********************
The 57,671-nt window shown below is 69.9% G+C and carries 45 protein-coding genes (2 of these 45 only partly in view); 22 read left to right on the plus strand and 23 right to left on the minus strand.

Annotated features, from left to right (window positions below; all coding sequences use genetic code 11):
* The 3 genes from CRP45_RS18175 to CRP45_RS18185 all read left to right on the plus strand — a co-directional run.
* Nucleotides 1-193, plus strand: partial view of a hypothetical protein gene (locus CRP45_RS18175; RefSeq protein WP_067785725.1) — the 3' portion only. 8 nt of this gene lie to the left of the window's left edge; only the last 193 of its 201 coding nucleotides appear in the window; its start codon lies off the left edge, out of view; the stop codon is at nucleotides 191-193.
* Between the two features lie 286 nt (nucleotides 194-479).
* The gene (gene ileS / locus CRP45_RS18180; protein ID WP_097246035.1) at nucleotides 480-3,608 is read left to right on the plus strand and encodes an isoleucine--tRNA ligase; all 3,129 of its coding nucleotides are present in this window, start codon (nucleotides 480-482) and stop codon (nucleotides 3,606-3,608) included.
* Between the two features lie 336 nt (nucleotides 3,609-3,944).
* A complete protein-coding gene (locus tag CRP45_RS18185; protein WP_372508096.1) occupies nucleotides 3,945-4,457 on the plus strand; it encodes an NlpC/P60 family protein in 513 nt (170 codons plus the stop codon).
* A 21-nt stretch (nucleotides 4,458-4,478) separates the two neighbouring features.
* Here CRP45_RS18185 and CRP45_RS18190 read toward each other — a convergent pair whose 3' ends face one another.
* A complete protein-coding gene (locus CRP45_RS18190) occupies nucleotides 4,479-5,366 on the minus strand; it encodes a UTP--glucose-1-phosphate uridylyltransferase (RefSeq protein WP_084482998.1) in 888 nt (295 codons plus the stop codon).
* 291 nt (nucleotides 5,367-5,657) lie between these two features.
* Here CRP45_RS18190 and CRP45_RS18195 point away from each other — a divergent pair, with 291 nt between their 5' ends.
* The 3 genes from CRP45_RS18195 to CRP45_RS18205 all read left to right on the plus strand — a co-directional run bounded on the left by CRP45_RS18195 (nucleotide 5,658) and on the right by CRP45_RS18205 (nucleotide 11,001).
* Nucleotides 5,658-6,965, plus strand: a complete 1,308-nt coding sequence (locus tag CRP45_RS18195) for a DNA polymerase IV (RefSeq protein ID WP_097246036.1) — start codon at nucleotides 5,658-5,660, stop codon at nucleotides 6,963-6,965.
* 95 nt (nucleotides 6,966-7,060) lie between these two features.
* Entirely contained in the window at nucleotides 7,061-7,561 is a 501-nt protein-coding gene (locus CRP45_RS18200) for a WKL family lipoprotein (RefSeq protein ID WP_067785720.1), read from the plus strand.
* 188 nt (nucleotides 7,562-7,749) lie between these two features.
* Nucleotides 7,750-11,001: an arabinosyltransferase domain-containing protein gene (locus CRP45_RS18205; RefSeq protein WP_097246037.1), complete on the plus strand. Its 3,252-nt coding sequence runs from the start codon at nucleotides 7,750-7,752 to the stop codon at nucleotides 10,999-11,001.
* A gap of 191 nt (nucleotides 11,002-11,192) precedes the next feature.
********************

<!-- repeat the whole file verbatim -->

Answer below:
The 57,671-nt window shown below is 69.9% G+C and carries 45 protein-coding genes (2 of these 45 only partly in view); 22 read left to right on the plus strand and 23 right to left on the minus strand.

Annotated features, from left to right (window positions below; all coding sequences use genetic code 11):
* The 3 genes from CRP45_RS18175 to CRP45_RS18185 all read left to right on the plus strand — a co-directional run.
* Nucleotides 1-193, plus strand: partial view of a hypothetical protein gene (locus CRP45_RS18175; RefSeq protein WP_067785725.1) — the 3' portion only. 8 nt of this gene lie to the left of the window's left edge; only the last 193 of its 201 coding nucleotides appear in the window; its start codon lies off the left edge, out of view; the stop codon is at nucleotides 191-193.
* Between the two features lie 286 nt (nucleotides 194-479).
* The gene (gene ileS / locus CRP45_RS18180; protein ID WP_097246035.1) at nucleotides 480-3,608 is read left to right on the plus strand and encodes an isoleucine--tRNA ligase; all 3,129 of its coding nucleotides are present in this window, start codon (nucleotides 480-482) and stop codon (nucleotides 3,606-3,608) included.
* Between the two features lie 336 nt (nucleotides 3,609-3,944).
* A complete protein-coding gene (locus tag CRP45_RS18185; protein WP_372508096.1) occupies nucleotides 3,945-4,457 on the plus strand; it encodes an NlpC/P60 family protein in 513 nt (170 codons plus the stop codon).
* A 21-nt stretch (nucleotides 4,458-4,478) separates the two neighbouring features.
* Here CRP45_RS18185 and CRP45_RS18190 read toward each other — a convergent pair whose 3' ends face one another.
* A complete protein-coding gene (locus CRP45_RS18190) occupies nucleotides 4,479-5,366 on the minus strand; it encodes a UTP--glucose-1-phosphate uridylyltransferase (RefSeq protein WP_084482998.1) in 888 nt (295 codons plus the stop codon).
* 291 nt (nucleotides 5,367-5,657) lie between these two features.
* Here CRP45_RS18190 and CRP45_RS18195 point away from each other — a divergent pair, with 291 nt between their 5' ends.
* The 3 genes from CRP45_RS18195 to CRP45_RS18205 all read left to right on the plus strand — a co-directional run bounded on the left by CRP45_RS18195 (nucleotide 5,658) and on the right by CRP45_RS18205 (nucleotide 11,001).
* Nucleotides 5,658-6,965, plus strand: a complete 1,308-nt coding sequence (locus tag CRP45_RS18195) for a DNA polymerase IV (RefSeq protein ID WP_097246036.1) — start codon at nucleotides 5,658-5,660, stop codon at nucleotides 6,963-6,965.
* 95 nt (nucleotides 6,966-7,060) lie between these two features.
* Entirely contained in the window at nucleotides 7,061-7,561 is a 501-nt protein-coding gene (locus CRP45_RS18200) for a WKL family lipoprotein (RefSeq protein ID WP_067785720.1), read from the plus strand.
* 188 nt (nucleotides 7,562-7,749) lie between these two features.
* Nucleotides 7,750-11,001: an arabinosyltransferase domain-containing protein gene (locus CRP45_RS18205; RefSeq protein WP_097246037.1), complete on the plus strand. Its 3,252-nt coding sequence runs from the start codon at nucleotides 7,750-7,752 to the stop codon at nucleotides 10,999-11,001.
* A gap of 191 nt (nucleotides 11,002-11,192) precedes the next feature.